If such a course of events develops, the one thing that cannot be guaranteed, in advance, is the continued existence of the current political line-up or balance of class forces, either in the UK or in Scotland, up to late 2014 – the year of the proposed referendum.

Yet, despite this possibility, most of those present at the meeting put such strategic thinking aside. They proceeded as if the current SNP ‘Yes’ campaign is going to be ‘the only game in town’. There was little understanding of the real nature of the SNP leadership’s own political strategy, despite an awareness of its neo-liberal economics and social democrat politics. This seeming contradiction between economics and politics is, in reality, no contradiction at all. Social democratic reforms have always been predicated first on the profitability of the wider capitalist economy. So, when that economy is in crisis, then social democrats’ first job is to get it up-and-running again, and do whatever is necessary to achieve this. In the meantime any reforms are put on the back burner. Today, finance capital is at the very centre of capitalism, so this means doing whatever the banksters think necessary. We can see the baleful result of such politics in social democratic PASOK in Greece and in the Irish Labour Party.

However, the SNP leadership’s real underlying strategy  is not widely appreciated by the Scottish Left.  The purpose of the new modernised and much slicker SNP is to gradually increase the political weight of a wannabe Scottish ruling class, not to lead a struggle for full Scottish self-determination, and certainly not to fundamentally contest US and British imperialism or the corporate capitalist order. The SNP has been able to mount much more professional campaigns, drawing in media proficient people, precisely because it has been courting ambitious members of the Scottish middle class by ditching more and more of its long-standing more radical policies.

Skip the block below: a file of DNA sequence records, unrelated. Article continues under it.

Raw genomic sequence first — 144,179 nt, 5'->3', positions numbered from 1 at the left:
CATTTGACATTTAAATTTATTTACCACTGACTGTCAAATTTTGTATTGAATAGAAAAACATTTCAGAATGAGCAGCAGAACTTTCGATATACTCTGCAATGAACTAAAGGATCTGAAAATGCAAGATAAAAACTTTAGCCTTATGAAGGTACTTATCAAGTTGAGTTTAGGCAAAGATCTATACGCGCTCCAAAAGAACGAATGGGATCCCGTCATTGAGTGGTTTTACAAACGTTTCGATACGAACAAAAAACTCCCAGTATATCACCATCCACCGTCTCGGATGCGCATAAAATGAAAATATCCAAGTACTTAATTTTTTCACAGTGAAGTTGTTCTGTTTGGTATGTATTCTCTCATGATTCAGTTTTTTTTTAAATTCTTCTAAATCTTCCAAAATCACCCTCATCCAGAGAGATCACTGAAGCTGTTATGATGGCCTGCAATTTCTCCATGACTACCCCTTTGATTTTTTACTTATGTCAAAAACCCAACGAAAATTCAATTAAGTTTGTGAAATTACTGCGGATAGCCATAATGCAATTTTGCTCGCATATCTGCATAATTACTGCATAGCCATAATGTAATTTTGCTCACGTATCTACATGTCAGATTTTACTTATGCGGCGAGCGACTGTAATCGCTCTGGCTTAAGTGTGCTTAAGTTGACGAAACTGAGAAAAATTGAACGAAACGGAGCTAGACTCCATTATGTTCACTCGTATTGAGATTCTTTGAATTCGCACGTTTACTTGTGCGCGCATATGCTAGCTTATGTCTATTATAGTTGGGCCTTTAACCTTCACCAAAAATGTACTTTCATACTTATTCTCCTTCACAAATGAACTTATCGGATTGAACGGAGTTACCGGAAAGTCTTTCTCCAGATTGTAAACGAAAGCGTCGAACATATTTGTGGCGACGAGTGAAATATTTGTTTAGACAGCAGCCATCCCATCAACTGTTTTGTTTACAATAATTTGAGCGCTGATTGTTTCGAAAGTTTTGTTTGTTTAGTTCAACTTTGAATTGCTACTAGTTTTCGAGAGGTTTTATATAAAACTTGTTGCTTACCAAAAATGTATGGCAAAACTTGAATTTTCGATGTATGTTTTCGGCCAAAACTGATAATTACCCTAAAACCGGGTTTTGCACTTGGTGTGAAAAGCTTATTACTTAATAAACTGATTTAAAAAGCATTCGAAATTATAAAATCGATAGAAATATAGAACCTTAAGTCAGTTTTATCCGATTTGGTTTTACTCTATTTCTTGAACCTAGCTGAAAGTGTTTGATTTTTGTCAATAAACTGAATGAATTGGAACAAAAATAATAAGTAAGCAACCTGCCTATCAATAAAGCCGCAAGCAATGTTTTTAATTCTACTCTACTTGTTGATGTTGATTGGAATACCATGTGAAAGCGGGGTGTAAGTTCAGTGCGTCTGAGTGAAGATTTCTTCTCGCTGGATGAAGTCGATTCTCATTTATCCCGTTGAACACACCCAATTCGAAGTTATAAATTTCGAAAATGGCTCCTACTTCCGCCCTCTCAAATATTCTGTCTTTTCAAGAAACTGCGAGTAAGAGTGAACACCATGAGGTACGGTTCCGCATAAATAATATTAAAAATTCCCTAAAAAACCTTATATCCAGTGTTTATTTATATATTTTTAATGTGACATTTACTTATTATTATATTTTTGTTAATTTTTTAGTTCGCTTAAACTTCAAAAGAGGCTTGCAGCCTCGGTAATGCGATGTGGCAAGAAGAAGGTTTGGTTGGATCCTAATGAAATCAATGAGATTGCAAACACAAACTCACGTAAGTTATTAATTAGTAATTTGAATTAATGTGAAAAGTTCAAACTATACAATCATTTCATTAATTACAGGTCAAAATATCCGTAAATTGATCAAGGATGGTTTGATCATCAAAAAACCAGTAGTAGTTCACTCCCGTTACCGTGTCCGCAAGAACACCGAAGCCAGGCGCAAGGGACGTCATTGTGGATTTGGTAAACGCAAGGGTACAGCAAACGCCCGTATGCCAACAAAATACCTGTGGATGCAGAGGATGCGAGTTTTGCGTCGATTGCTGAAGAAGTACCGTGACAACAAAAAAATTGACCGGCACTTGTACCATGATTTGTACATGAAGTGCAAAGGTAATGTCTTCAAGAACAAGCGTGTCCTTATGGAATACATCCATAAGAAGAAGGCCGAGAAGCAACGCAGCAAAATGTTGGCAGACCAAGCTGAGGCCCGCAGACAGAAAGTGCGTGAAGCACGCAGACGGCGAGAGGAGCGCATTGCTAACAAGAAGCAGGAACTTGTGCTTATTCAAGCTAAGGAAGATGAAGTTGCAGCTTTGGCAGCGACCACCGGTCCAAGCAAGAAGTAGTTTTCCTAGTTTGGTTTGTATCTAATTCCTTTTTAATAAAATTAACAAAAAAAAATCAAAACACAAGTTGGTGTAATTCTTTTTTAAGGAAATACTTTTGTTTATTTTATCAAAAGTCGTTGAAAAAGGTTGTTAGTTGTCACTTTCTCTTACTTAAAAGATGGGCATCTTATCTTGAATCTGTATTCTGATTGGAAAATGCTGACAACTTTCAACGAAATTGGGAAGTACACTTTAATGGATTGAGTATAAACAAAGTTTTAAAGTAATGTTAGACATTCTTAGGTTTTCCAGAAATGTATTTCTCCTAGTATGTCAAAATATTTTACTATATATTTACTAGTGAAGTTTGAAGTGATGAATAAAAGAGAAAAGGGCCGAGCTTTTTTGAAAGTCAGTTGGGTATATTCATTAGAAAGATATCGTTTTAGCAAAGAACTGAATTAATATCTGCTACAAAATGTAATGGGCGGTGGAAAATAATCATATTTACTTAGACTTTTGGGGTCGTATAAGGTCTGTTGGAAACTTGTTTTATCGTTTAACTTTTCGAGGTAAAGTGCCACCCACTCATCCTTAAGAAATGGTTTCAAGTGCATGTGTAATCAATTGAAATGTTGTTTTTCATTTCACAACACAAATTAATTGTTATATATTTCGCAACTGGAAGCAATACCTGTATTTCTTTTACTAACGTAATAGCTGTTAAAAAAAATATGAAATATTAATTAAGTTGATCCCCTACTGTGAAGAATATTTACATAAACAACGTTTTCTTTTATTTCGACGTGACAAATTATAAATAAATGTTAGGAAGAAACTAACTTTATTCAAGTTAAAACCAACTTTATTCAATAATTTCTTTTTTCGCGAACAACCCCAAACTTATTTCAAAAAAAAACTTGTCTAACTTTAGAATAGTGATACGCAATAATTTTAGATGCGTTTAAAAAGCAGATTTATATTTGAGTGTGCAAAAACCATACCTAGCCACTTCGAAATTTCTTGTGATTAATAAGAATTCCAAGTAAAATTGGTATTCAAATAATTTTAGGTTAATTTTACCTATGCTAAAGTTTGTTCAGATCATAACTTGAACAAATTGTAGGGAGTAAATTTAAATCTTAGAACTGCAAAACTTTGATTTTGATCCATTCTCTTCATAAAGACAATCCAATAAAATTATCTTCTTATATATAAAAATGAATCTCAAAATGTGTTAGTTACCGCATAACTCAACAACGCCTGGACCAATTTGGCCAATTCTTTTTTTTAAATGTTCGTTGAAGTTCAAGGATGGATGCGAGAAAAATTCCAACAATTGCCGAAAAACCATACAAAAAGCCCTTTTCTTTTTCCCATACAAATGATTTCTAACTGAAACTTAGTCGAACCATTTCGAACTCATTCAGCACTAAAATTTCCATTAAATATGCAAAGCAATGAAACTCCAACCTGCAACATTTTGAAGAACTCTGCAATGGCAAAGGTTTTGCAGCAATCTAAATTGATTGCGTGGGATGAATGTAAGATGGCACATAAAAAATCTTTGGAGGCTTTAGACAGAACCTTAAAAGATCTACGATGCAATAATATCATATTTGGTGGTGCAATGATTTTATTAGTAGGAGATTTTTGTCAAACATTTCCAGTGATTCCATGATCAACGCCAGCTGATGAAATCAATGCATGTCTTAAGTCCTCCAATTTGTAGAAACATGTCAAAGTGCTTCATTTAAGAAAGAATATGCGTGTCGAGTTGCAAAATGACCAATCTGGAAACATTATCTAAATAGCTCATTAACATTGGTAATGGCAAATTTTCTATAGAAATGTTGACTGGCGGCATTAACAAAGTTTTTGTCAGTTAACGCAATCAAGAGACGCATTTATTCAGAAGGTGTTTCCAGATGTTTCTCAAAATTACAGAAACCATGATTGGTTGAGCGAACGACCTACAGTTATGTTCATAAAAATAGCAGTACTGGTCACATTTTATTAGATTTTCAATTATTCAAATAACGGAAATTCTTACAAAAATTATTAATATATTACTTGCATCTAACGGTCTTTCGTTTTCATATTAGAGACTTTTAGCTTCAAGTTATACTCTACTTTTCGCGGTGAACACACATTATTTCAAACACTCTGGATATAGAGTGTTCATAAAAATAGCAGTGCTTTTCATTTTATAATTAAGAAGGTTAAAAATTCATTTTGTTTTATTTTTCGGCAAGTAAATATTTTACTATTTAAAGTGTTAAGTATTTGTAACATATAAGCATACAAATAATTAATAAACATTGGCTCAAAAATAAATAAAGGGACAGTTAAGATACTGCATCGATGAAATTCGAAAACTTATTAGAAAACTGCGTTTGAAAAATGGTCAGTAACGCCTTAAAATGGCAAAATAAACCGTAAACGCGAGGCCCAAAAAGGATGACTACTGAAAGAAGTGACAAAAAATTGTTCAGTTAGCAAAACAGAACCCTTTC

The SNP has begun to make inroads amongst management figures in the public sector – previously very much a Labour recruiting ground. Salmond’s backing for Lena Wilson, £200,000 a year Chief Executive of the public Scottish Enterprise, in her moonlighting for the private Intertek Group, at £55,000 for 12 days’ work, is just one example of his determination to show other members of the wannabe Scottish ruling class that the SNP is their party.

There are other examples of this type of nationalist party – Parti Quebecois, Catalan Convergence and the PNV. These parties hope to inherit the property, profits and privileges currently held by their respective states – Canada and Spain –  but transfer them into the hands of a new ruling class within their own more limited national territories – Quebec, Catalunya and Euskadi. Their chosen method to achieve this is to push for incremental reforms within the existing state in a way that is carefully managed from above, designed to prevent any radical challenges emerging from below.

This is also why Salmond is so keen to have the second option ‘Devolution-Max’ on the referendum ballot paper. This would provide his wannabe Scottish ruling class with a second bite at the cherry.  Failing this, the SNP’s official ‘Independence-Lite’ proposals themselves fall well-short of full Scottish sovereignty, and are primarily designed to appeal to disgruntled members of the existing Scottish establishment and careerist middle class. Therefore, despite all the hype, just as in the case of Barack Obama, whose Presidential campaign was about rebranding US imperialism; so Salmond’s referendum campaign is about rebranding the Union.